word "the" would have
called on Israel to make a
total withdrawal from all
occupied territories before
negotiations would begin.
Thirteen of the 15 council
members voted in favor of
the resolution. The People's
Republic of China did not
participate in the vote.
The resolution drafted by
Guinea, India Indonesia,
Kenya, Panama, Peru, Su-
dan and Yugoslavia also ex-
pressed "serious concern at
Israel's lack of cooperation"
with Dr. Gunnar V. Jarring,
the special representative of
Secretary General Kurt
Waldheim.
Huang Hua, the Chinese
ambassador, explained that
he did not participate in the
vote because a resolution
must "strongly condemn"
what he termed the Israeli-
Zionist clique for prolonged
aggression, must ask for im-
mediate and total with-
drawal, and call for the
restitution of the rights of
the Palestitnians. The draft
had cited "respect" for the
"rights and legitimate aspir-
ations" of the Palestinians.
After the vote, Scali said
the draft resolution was "un-
balanced" and "unrealistic"
and the U.S. had vetoed it
because the draft would have
undermined Resolution 242.
Scali said he was "deeply
disappointed by the outcome
of this debate" and noted the

JOHN SCALI

resolution, instead of focus-
ing on agreement, was more
concerned with judging the
past.
He reiterated that Resolu-
tion 242 is the only measure
agreed on by all the parties
in the Mid-east dispute and
remains the framework for
solving the conflict. "Casting
a veto is never easy," Scali
explained, but pointed out
that it was necessary in view
of the "unbalanced and par-
tisan resolution:"
Israeli Ambassador Yosef
Tekoah, exercising his right
to reply, told the council that
the veto "averted grave de-
velopments and it preserves
Resolution 242 as the basis
on which agreement can be
sought." He criticized Egypt
for its policies which he said
have not changed "since the
days of war when its goal
was to annihilate the Israeli
people."
The 13 nations who voted
for the draft resolution,
Tekoah declared, were "di-
vorced from the truth and
realities of the Middle East
conflict."
Soviet Ambassador Yakov
Malik, in his right of reply,
stated that the vote for the
resolution was proof of Is-
rael's international isolation
and that Israel's attacks on
the Soviet Union were in-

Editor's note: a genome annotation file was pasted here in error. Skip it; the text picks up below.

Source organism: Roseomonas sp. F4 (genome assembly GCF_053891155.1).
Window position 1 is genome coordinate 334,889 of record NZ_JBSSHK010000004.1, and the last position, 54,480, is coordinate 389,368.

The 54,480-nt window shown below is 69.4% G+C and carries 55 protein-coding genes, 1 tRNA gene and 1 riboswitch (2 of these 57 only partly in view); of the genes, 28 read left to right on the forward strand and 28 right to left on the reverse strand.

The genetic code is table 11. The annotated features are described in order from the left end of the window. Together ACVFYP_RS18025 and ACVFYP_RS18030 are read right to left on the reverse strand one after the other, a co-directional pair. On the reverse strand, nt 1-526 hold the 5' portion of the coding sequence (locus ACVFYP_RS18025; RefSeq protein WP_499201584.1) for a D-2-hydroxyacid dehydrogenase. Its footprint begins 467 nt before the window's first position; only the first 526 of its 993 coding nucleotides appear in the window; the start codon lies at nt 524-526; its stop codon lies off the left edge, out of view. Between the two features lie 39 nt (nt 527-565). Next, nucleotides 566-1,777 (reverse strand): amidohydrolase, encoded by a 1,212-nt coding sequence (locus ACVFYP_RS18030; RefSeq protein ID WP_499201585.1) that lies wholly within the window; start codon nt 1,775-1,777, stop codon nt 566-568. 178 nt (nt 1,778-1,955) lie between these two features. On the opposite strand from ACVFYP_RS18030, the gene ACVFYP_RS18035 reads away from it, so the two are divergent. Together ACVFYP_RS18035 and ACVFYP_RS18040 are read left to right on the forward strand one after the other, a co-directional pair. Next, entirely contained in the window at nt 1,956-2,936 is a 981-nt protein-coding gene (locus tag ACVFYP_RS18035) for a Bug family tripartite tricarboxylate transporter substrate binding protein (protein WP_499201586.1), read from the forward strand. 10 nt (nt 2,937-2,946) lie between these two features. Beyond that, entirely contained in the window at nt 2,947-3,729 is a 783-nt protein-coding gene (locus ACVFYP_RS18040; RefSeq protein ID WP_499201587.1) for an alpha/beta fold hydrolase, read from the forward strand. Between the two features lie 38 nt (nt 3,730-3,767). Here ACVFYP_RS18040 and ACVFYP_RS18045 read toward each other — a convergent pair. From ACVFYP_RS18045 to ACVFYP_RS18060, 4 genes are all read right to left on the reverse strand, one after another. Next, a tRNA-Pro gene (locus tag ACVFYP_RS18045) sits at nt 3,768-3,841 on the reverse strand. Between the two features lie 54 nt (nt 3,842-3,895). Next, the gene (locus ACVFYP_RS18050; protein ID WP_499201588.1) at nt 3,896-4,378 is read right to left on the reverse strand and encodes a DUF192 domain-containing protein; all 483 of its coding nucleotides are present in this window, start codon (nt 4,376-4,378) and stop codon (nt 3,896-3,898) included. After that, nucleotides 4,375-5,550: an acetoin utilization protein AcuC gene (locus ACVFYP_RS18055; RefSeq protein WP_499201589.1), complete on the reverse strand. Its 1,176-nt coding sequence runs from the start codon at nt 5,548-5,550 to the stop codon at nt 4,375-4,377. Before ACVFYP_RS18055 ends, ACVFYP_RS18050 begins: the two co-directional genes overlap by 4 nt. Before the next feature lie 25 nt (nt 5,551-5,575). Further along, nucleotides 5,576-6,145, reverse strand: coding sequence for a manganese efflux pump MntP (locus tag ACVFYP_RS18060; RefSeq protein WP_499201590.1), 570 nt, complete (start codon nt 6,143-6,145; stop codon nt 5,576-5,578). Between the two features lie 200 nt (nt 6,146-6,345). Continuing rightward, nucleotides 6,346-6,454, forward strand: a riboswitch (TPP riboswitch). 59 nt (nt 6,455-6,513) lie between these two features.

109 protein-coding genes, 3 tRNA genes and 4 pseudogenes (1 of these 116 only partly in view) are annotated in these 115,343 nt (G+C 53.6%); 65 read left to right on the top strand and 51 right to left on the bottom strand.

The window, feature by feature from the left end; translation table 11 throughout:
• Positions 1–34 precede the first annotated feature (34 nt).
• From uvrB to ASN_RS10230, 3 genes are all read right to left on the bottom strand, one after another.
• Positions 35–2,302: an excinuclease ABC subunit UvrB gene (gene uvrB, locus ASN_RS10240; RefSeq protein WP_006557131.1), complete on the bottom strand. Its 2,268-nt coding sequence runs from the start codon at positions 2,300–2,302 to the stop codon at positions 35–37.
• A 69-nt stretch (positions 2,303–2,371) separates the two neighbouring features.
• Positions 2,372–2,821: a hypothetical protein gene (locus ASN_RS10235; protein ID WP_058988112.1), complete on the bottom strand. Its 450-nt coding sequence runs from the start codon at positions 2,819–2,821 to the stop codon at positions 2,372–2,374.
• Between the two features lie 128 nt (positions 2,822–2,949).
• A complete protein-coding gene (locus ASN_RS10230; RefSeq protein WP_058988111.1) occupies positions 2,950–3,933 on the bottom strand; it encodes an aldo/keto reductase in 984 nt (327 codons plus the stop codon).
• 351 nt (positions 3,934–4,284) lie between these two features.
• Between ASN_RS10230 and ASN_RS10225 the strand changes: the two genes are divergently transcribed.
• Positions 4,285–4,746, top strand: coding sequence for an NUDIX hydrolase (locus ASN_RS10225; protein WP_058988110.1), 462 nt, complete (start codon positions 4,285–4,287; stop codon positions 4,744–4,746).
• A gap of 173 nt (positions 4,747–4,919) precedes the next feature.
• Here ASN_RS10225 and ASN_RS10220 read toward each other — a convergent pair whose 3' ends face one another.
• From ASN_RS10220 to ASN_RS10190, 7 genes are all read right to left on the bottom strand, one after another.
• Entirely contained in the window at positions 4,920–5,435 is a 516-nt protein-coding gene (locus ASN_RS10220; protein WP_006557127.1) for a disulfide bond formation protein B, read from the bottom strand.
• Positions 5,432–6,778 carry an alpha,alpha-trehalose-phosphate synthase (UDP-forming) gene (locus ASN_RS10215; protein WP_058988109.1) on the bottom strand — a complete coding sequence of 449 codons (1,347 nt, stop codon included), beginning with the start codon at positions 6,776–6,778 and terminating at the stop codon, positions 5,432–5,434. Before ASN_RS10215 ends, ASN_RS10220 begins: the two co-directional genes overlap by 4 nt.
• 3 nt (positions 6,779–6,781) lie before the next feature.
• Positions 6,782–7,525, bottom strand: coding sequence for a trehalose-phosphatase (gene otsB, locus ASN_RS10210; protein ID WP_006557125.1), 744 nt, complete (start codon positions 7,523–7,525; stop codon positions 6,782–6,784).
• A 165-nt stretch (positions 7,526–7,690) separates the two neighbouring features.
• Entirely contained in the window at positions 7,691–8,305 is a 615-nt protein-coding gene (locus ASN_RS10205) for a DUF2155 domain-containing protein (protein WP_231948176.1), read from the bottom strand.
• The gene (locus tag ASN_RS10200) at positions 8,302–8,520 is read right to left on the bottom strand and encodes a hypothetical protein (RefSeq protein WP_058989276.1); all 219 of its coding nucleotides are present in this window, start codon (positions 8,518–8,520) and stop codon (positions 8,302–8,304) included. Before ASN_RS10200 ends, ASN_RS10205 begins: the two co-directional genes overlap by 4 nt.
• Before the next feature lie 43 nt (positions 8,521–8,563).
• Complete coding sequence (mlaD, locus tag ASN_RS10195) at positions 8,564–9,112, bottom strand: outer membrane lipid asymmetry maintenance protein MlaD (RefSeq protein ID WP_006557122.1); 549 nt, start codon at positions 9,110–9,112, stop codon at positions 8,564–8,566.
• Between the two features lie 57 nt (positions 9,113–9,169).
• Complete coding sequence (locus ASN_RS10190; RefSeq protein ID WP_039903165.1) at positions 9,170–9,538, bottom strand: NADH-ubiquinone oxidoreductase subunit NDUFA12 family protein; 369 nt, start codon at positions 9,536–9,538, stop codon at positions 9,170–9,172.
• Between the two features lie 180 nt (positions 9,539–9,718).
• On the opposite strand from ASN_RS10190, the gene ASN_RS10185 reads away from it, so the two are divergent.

tended to turn American
Jews against the USSR.
Golda: No Comparison
Between Jews, Palestinians
JERUSALEM (JTA) —
Premier Golda Meir rejected
comparisons between the
situation of the Jewish people
and those of the Palestinian
Arabs.
Addressing the Knesset on
its last day before adjourn-
ing for the summer recess
and the October elections,
Mrs. Meir said such a com-
parison was a "complete
distortion."
While Jews around the
world lived outside of their
homeland, the Palestinian
Arabs can express their na-
tionality in Jordan, she said.
"Israel is the only country
in the world where the people
of Israel can live in Jewish
independence," Mrs. Meir
said.
She reiterated that between
the Mediterranean and the
eastern desert there was
room for two countries only,
a Jewish state and an Arab
state, Israel and Jordan. She
said "we oppose the creaticn
of an additional Arab state."
While the Palestinian refu-
gee problem was caused be-
cause the Arab states pre-
vented any solution in the
Middle East, Mrs. Meir said,
Israel had started after the
Six-Day War to rehabilitate
Arab refugees under its con-
trol. "We did and we shall
do our utmost, and we shall
try to obtain resources from
international sources to
achieve this goal," she said.
Mrs. Meir rejected the
possibility of Israel negoti-
ating with the Arab terrorist
organizations, saying, "It is
not acceptable that we shall
negotiate with murderous or-
ganizations which aspire to
destroy Israel and create in
its place a Palestinian
state."
She expressed surprise at

repeated mention in the UN
and other places of the
"legitimate interests" of the
Palestinian people. "These
statements do not contribute

6—Friday, August 3, 1973.

to the advancement of
peace," she said. They only
encourage the terror organ-
izations ideologically and
cause false hopes, she added.